The announcement came last week: Bell Media is ending the “activities” of Vrak, a channel that used to be about family and youth but recently has become just another soulless number airing reruns and dubbed American shows.
It was surprising in that Vrak was one of the marquee Astral Media specialty channels, had a larger than usual amount of original programming focused especially on youth (kind of like a Quebec version of YTV), a hefty per-subscriber fee and a good amount of name recognition in Quebec.
But Videotron finally pulled Vrak from its distribution service last week (it wanted to do so more than a year ago, but Bell complained to the CRTC, which finally ruled in February that it could not prevent Videotron from terminating its agreement with the channel and sister channel Z).
And all the stuff that was special about Vrak was in the past tense anyway. It cancelled all that original programming, and even dropped its youth focus. When it announced its fall schedule recently, the “original productions” section was all shows that were original to Bell Media but not to Vrak, and had already aired on Noovo or Crave. Its “interim” schedule, until Sept. 30, allows it to finish off seasons of shows for the few still watching.
In its statement, Bell blamed both Videotron’s decision (it’s hard to run a French-language specialty channel in Canada without carriage on Videotron) and the changing media environment. Looking at Vrak’s financials, it’s clear the channel’s problems far predate Videotron’s decision to end distribution (though it was technically still profitable, if only just, as of last year).
I’m not saying Bell is wrong here, but there’s just so much you can blame external forces when you’re not putting in much effort anymore. The last press release that wasn’t just a seasonal programming announcement dates to more than two years ago. The channel once known for series like Vrak la vie and the Karv “anti-gala” was now airing dubbed versions of Sullivan’s Crossing and Chicago Med.
The good news is that despite also being dropped by Videotron, Z lives on. Its fall schedule announcement shows some actual original programming.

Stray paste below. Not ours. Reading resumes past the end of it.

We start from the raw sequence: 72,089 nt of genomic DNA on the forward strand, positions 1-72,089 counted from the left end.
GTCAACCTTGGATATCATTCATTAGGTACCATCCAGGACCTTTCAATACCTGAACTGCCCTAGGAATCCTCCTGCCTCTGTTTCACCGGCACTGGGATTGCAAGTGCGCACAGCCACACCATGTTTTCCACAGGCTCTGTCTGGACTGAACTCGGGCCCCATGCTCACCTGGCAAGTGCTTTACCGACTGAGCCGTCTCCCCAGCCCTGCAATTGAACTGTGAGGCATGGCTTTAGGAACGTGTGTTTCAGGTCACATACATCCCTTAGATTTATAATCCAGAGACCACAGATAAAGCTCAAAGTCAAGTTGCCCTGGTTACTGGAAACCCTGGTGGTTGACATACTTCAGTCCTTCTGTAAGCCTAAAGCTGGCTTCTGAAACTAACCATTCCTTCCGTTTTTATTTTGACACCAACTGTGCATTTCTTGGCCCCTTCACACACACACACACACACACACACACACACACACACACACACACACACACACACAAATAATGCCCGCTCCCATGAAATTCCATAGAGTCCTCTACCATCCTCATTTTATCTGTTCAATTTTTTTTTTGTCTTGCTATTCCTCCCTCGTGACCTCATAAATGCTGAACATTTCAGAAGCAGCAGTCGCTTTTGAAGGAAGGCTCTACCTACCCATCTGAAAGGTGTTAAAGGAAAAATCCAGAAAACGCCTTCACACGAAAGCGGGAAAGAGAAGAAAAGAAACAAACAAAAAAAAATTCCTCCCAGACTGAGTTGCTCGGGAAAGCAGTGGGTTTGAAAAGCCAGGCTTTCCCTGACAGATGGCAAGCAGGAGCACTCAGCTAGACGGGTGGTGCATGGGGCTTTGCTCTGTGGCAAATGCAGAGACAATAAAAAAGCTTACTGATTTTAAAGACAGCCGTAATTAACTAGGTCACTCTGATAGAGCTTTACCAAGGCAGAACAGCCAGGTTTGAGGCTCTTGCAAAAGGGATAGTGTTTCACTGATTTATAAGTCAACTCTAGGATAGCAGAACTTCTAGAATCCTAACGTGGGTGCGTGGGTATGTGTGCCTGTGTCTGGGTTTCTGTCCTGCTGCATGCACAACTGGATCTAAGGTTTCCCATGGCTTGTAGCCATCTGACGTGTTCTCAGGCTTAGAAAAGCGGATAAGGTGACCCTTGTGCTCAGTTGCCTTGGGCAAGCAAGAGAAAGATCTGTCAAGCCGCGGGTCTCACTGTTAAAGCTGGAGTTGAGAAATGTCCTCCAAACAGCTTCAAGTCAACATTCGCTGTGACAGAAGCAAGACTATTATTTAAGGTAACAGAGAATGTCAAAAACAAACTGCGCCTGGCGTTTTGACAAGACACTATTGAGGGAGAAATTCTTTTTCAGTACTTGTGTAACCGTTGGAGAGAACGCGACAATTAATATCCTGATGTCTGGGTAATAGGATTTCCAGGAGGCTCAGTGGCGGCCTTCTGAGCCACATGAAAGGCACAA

But if Vrak can fall, who’s next? Here are some channels whose revenues, expenses and subscribers have been falling off cliffs lately (with their operating profit and number of subscribers in 2021-2022):
- ABC Spark (Corus): -$440,237; 2.9 million subscribers
- E! (Bell Media): $460,784; 4.2 million subscribers
- ESPN Classic (Bell Media): -$868,735; 373,000 subscribers
Leafs TV (MLSE): $1.43 million; 636,000 subscribers(Oops, I forgot it shut down after last year)
- MTV (Bell Media): -$5.2 million; 2.8 million subscribers
- MTV2 (Bell Media): -$200,837; 752,000 subscribers
- Nickelodeon (Corus): -$11.5 million; 1.9 million subscribers
- ONE (Zoomer Media): N/A, but revenues down an average of 12% per year
- OLN (Rogers): $5.7 million; 2.9 million subscribers
- OUTtv (independent): -$1.36 million; 434,000 subscribers
- OWN (Corus): -$462,000; 2.8 million subscribers
- RDS Info (Bell Media): -$7 million; 600,000 subscribers
- Starz (Bell Media): $1 million; 1.8 million subscribers
- Yoopa (Quebecor): $216,000; 340,000 subscribers
- Z (Bell Media): $2 million; 1.2 million subscribers
This is mainly from the major broadcasters as minor ones don’t have to divulge number of subscribers or profit margins. I’ve excluded some that won’t get pulled any time soon, either because they’re very popular or because they just got rebranded or repurposed. I could see several of these channels get shut down, especially if it doesn’t look like things are going to go their way on a regulatory level.
Going through the CRTC’s reports also serves as a reminder of all the channels we’ve lost in the past few years:
- BBC Canada (Corus)
- BBC Kids (Knowledge Network)
- Book Television (Bell Media)
- Comedy Gold (Bell Media, then sold to WOW Unlimited Networks)
- Cosmopolitan TV (Corus)
- FashionTelevision (Bell Media)
- FYI (Corus)
- IFC Canada (Corus)
- Leafs Nation (MLSE)
- Sundance Channel (Corus)
- Viceland (Rogers)
Plus all the other channels whose licences are still active but reused for other purposes.
It’s not necessarily a bad thing if, instead of these low-subscriber 24-hour channels airing mostly reruns, television programming is added to on-demand libraries of high-subscriber streaming services. But it’s a sad day when a cultural institution ends, even if what made it special had already disappeared.
Vrak’s last day on air will be Sept. 30.